If what you seek is a concert experience, one of the most unique concert venues in the U.S. is located in Central Washington. Set into a natural gorge in the Columbia River Valley, just a couple of hours from Seattle is the Gorge Amphitheater. This outdoor arena features a stage, a killer sound system and more than 20,000 seats all overlooking a scenic swath of the Columbia River.
While this venue is about a 2.5-hour drive from Seattle (150 miles), it is a popular day or weekend trip for Seattlites and other Western Washingtonians, especially when a music festival or headliner comes through, and many do throughout the year. Annual festivals include the popular Sasquatch Festival and Watershed Festival, and many bands come to The Gorge again and again because it’s such a fantastic place to play. This includes Dave Matthews who has been here several times and recorded an album here titled “The Gorge.”
Concerts at The Gorge
The Gorge gets a fair lineup of shows each season, almost all of which make a great reason to camp or stay overnight. Some events, such as the Sasquatch! Music Festival, take place regularly. Sasquatch! is held annually over Memorial Day Weekend. Other annual festivals include the Watershed Festival and Paradiso Festival, but Sasquatch is the biggest and baddest. If you want to experience a summer music festival and don't want to travel far from Seattle, Sasquatch is the festival for you.
Other shows routinely come through The Gorge on tours. These include Dave Matthews, Ozzfest, Lilith Fair, Creation Festival, Vans Warped Tour and KUBE 93’s Summer Jam.
There are two types of seating at The Gorge—lawn/general admission and reserved. While reserved seating might be the way to go at most venues, arguably at The Gorge, general admission has its perks. Perhaps the most amazing aspect of this amphitheater is the view, which is something that the reserved seating area closer to stage loses its edge on. Seating on the expansive, high-up general admission lawn allows concert-goers to look out over the gorge, while still being able to enjoy the impressive sound quality that this venue offers.
Bring along some towels, blankets or cushions to sit on.
However, if being up close to the stage is your priority, then reserved seating is best.
What to Bring
- Bring a jacket. The air gets cool in the evenings and nights even on hot days. The climate in Eastern Washington is arid and dry and there are few clouds in the sky, meaning there's a much larger difference between day and night temperatures than in Western Washington. Be prepared.
- Especially in the summer, bring a hat, sunscreen and sunglasses. The sun is much more intense and present at The Gorge than in Seattle!
- If you are sitting in general admission, bring a blanket, towel or cushion to sit on. During some shows, low chairs are permitted, but normal-height chairs are never allowed.
- Bring food and water as these things will cost you at the small store on the premises. Each person can bring one clear gallon bag of food. Bottled water is allowed in, but soda and alcohol are not.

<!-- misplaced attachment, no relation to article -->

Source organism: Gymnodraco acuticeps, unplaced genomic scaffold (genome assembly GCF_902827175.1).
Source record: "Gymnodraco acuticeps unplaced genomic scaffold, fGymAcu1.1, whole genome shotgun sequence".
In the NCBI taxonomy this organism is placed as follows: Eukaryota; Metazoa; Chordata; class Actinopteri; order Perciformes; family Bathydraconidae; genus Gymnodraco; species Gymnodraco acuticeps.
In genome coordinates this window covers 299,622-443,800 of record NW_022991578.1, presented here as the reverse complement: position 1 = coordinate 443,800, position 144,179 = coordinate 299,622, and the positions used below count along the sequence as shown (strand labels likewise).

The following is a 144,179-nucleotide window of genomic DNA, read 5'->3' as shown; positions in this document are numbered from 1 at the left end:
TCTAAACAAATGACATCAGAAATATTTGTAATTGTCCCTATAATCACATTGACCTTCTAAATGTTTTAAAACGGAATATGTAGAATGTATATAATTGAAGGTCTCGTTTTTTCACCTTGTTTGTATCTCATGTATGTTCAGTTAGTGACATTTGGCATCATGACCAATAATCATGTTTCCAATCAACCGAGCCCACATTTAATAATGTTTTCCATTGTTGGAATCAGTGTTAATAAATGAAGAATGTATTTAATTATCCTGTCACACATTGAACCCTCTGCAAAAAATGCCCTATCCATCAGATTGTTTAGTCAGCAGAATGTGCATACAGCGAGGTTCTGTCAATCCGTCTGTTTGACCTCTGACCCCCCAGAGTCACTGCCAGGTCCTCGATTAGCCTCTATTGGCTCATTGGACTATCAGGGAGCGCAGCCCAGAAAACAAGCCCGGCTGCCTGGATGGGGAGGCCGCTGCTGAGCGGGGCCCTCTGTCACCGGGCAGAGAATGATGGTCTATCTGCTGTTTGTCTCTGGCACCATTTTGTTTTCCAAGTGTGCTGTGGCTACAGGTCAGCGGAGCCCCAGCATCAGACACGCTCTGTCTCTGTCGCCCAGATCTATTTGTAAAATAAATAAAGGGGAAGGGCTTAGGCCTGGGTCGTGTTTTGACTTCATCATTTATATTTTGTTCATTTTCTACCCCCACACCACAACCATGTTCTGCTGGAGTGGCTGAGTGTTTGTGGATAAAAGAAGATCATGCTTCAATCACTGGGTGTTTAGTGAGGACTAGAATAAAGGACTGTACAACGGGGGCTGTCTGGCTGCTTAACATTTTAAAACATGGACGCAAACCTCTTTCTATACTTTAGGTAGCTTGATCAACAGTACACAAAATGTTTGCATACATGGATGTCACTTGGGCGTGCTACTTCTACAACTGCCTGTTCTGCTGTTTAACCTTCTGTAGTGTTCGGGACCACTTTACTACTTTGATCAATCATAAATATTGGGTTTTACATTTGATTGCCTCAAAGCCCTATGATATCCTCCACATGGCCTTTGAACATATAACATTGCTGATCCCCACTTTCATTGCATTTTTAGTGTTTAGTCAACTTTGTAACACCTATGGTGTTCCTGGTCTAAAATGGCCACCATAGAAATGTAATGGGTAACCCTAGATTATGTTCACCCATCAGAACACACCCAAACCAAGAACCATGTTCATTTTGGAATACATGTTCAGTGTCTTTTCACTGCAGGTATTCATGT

- Earplugs if you have sensitive ears or want a good night’s sleep. Many shows do include plenty of people drinking so don't expect pristine quiet at the campground.
- Depending on the show, small backpacks or coolers are sometimes allowed. Check ahead.
Camping is by far the most popular option for people who don’t want to deal with the lengthy ordeal that is leaving The Gorge right after a concert. There are several levels of campsites available.
General Camping: Provides the basics, including water, Honey Buckets, showers for a fee and a convenience store. Campsites are relatively small.
Premier Camping: These spots have larger campsites, private restrooms and free showers, and can handle larger vehicles and RVs. There's also a shuttle to and from the amphitheater.
Terrace Camping: This is a quieter area with free showers and private restrooms, a van to the amphitheater, concierge, free coffee and pastries in the mornings, and easier access to the amphitheater exit.
Glamping: Set in the Terrace area, the glamping spots offer a cottage-style tent with basic furnishings inside.
Parking and Directions
There are two levels of parking—regular and Star. Star costs extra and will get you out of the venue a little quicker than those in regular parking. There is no overnight parking in the general lots. If you want to stay overnight, camping is your option.
There is no public transportation to The Gorge so driving here is your only option.
From Seattle, take I-90 East to exit 143 Silica Road.
From areas north of Seattle, you can take US-2 East or I-90.
From Tacoma and vicinity, the quickest route involves taking WA-18 East to I-90 and then I-90 East to exit 143.
Hotels and Lodging Nearby
If you want to stay overnight, but roughing it isn’t your thing, there are a few hotels within short driving distance near The Gorge. The town of Quincy has a few basic hotels, such as the Sundowner. If you want to do the weekend right, look to the Cave B Inn & Spa, which also has a winery nearby.
In order of closest to farthest, some of the best options are:
754 Silica Road NW
Quincy, Washington 98848
Gorge Amphitheatre tickets are processed through Live Nation.